Patient information: Bee and insect stings (Beyond the Basics)
- Theodore Freeman, MD
Theodore Freeman, MD
- San Antonio Asthma and Allergy Clinic
Being stung by a bee, wasp, hornet, or yellow jacket can be both painful and scary. Some people have serious or even life-threatening reactions to stings, requiring quick treatment.
This article will review the most common types of stings, reactions to stings, and recommended treatments. More detailed information about stings is available by subscription. (See "Bee, yellow jacket, wasp, and other Hymenoptera stings: Reaction types and acute management".)
The insects that cause the most serious sting reactions include the following:
- Honeybees (picture 1) and bumblebees.
- Yellow jackets (picture 2), yellow hornets, white faced hornets, and paper wasps (picture 3).
- Fire ants, harvester ants, bulldog ants, and jack jumper ants. Fire ants are discussed separately. (See "Patient information: Fire ants (Beyond the Basics)".)
INSECT STING REACTION
After being stung, you should remove the stinger from your skin as soon as possible to prevent any more venom from being released into the skin. However, all the venom is released from the stinger within the first few seconds, so this is only helpful if done quickly. You do not need to use any special technique (eg, flicking or scraping) to get the stinger out.
Most people who are stung by an insect will develop a local reaction (an area of swelling and redness). Some people will also develop a severe allergic reaction, called anaphylaxis.
Local reaction — Immediately after being stung, most people have:
- Sharp or burning pain
- Skin swelling and redness (picture 4)
The swelling and pain usually improve within a few hours.
Approximately 10 percent of people develop severe redness and swelling after a sting; this is called a large local reaction. The area may become large (4 inches or 10 cm) over 1 to 2 days, then slowly resolve over 5 to 10 days.
Having a large local reaction does not mean that you will have a severe allergic reaction (anaphylaxis) if you are stung again. Only about 5 to 10 percent of people who have a large local reaction will have anaphylaxis if stung in the future. If you have a large local reaction, talk to your doctor or nurse to determine what steps, if any, you need to take if you are stung again.
Local reaction treatment — To reduce pain and swelling after an insect sting, you can try the following:
- Apply a cold compress (a cold, damp washcloth or damp cloth wrapped around an ice pack) to the area.
- If you develop itching, you can take a nonprescription antihistamine, such as cetirizine (Zyrtec).
- A pain reliever, such as ibuprofen (sold as Advil, Motrin, and store brands), may help reduce pain.
If nonprescription treatments do not help or your pain or swelling gets worse, call your doctor or nurse.
Allergic reaction — Insect stings cause allergic reactions in some people. Symptoms of an allergic reaction usually develop quickly, and include:
- Skin symptoms, such as hives, redness, or swelling of skin away from the area that was stung (for example, the face or lips may swell after being stung on the hand)
- Belly cramps, nausea, vomiting, or diarrhea
- Hoarse voice, shortness of breath, and difficulty breathing
- Lightheadedness, dizziness, passing out
Severe allergic reactions are called anaphylaxis. You can have an anaphylactic reaction the first time you are stung.
Severe allergic reaction treatment — Severe allergic reactions are a medical emergency that can lead to death if not treated quickly. If you develop any symptoms of anaphylaxis, you need to get emergency care as soon as possible. When possible, ask someone else to call for emergency care (call 911 in the United States).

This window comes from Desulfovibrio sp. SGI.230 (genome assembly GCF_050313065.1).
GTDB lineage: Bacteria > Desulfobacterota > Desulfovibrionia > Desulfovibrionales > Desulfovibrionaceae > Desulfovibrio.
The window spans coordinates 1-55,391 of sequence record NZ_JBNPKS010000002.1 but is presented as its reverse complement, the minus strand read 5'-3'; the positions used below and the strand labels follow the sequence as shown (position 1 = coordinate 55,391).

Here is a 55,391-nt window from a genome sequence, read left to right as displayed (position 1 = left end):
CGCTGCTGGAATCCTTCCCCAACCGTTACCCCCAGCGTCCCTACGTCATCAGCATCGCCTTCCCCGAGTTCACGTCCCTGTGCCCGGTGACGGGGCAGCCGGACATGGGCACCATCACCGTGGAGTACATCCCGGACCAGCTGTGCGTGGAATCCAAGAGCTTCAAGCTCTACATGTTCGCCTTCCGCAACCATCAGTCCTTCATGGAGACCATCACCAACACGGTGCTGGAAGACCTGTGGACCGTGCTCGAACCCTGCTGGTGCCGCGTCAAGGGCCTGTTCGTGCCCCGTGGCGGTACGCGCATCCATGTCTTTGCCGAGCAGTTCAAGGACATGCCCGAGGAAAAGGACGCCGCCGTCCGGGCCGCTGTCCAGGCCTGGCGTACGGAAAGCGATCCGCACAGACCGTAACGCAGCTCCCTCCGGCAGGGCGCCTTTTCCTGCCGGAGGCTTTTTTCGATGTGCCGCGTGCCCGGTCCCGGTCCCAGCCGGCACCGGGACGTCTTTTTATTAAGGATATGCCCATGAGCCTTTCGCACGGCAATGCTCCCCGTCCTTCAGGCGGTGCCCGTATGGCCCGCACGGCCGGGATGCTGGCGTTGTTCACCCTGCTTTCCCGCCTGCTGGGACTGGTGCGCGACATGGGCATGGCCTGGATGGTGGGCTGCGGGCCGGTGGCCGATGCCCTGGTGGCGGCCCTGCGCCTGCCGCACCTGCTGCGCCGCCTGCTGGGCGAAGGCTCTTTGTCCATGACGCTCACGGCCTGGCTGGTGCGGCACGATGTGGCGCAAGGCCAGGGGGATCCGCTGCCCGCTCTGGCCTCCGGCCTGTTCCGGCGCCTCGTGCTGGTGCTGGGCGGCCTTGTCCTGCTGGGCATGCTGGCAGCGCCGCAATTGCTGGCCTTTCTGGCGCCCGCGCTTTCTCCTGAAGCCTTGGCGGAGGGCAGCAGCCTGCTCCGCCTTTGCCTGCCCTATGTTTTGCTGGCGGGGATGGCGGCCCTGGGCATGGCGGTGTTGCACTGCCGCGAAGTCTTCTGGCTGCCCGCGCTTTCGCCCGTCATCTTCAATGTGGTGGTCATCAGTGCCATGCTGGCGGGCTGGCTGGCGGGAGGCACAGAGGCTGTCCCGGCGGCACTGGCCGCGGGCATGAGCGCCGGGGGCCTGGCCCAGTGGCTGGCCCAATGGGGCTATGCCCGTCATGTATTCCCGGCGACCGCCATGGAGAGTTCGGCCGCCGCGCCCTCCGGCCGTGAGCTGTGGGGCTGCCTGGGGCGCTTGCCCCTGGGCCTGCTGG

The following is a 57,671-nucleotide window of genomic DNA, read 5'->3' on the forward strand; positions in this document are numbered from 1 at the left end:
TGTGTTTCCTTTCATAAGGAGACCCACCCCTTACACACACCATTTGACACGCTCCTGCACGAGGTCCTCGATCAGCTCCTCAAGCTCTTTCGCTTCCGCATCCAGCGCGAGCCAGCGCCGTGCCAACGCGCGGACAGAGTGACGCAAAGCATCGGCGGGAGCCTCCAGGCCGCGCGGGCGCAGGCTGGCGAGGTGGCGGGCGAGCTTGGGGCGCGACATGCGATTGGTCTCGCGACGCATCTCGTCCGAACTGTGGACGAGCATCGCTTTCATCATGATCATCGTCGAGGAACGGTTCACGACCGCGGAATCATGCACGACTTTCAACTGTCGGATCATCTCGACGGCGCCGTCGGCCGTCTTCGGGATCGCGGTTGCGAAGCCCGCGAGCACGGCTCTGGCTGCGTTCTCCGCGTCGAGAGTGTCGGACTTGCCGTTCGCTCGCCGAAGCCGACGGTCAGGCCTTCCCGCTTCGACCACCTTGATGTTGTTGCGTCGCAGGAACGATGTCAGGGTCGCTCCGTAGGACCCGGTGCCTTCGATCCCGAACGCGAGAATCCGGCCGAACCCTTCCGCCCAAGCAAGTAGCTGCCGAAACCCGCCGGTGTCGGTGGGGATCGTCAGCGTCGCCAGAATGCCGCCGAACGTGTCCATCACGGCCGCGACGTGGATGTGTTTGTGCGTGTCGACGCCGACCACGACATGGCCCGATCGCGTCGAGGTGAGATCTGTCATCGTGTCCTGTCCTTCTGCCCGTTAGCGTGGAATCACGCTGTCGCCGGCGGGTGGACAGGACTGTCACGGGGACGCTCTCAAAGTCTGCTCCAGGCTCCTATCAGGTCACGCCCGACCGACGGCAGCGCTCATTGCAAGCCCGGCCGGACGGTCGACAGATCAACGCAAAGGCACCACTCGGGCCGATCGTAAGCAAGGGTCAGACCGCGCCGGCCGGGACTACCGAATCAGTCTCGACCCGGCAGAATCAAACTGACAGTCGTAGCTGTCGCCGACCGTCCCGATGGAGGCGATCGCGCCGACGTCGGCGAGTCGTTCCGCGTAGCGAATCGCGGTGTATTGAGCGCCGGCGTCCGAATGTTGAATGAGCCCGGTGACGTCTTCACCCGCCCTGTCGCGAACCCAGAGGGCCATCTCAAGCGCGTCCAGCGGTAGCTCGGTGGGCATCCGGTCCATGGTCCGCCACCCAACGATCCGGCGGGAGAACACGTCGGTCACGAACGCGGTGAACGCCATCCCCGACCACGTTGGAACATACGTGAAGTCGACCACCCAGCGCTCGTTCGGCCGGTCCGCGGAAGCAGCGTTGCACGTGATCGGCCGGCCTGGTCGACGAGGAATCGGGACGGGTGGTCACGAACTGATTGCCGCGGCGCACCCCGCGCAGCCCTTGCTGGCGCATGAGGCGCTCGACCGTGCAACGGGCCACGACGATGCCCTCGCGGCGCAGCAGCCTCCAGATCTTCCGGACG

Do not drive yourself to the hospital and do not ask someone else to drive you. Calling 911 is safer than driving for two reasons:
- You can get treatment from the paramedics as soon as the ambulance arrives. If you drive to the hospital, you cannot get treatment until you arrive in the emergency department.
- Dangerous complications may occur (eg, you may stop breathing) on the way to the hospital, which would increase the chances of having a motor vehicle accident. (See "Patient information: Anaphylaxis treatment and prevention of recurrences (Beyond the Basics)".)
The first and most important treatment for a severe allergic reaction is a shot of epinephrine. Epinephrine is available by prescription in prefilled syringes, called epinephrine autoinjectors. Instructions for using epinephrine are available in a separate article. (See "Patient information: Use of an epinephrine autoinjector (Beyond the Basics)".)
AM I ALLERGIC TO STINGS?
If you had any symptoms of an allergic reaction or anaphylaxis after being stung, you should make an appointment to see an allergy specialist. At this visit, the allergist will try to determine if you are allergic to stings. If you are allergic to stings, the allergist will teach you how and when to use an epinephrine autoinjector. He or she will also help you decide if you need allergy shots (called immunotherapy) to reduce your risk of anaphylaxis in the future.
Allergy testing — Testing can be done to determine if you are allergic to insect stings. Blood and skin tests are available, and both are needed in some cases. (See "Diagnosis of Hymenoptera venom allergy".)
If allergy testing shows that you are allergic to insect stings, there is a good chance that you will have a serious allergic reaction (anaphylaxis) if you are stung again. Allergy shots can greatly reduce the risk of anaphylaxis.
Allergy shots (immunotherapy) — Allergy shots, also called venom immunotherapy, can reduce your chance of having a serious or life-threatening reaction to a sting. When you are stung by an insect, the stinger injects venom into your skin, which causes the allergic reaction. Allergy shots usually contain purified venom. The first few allergy shots contain very small amounts of venom, and the amount is gradually increased until you can tolerate the amount of venom in two or more stings without having allergic symptoms.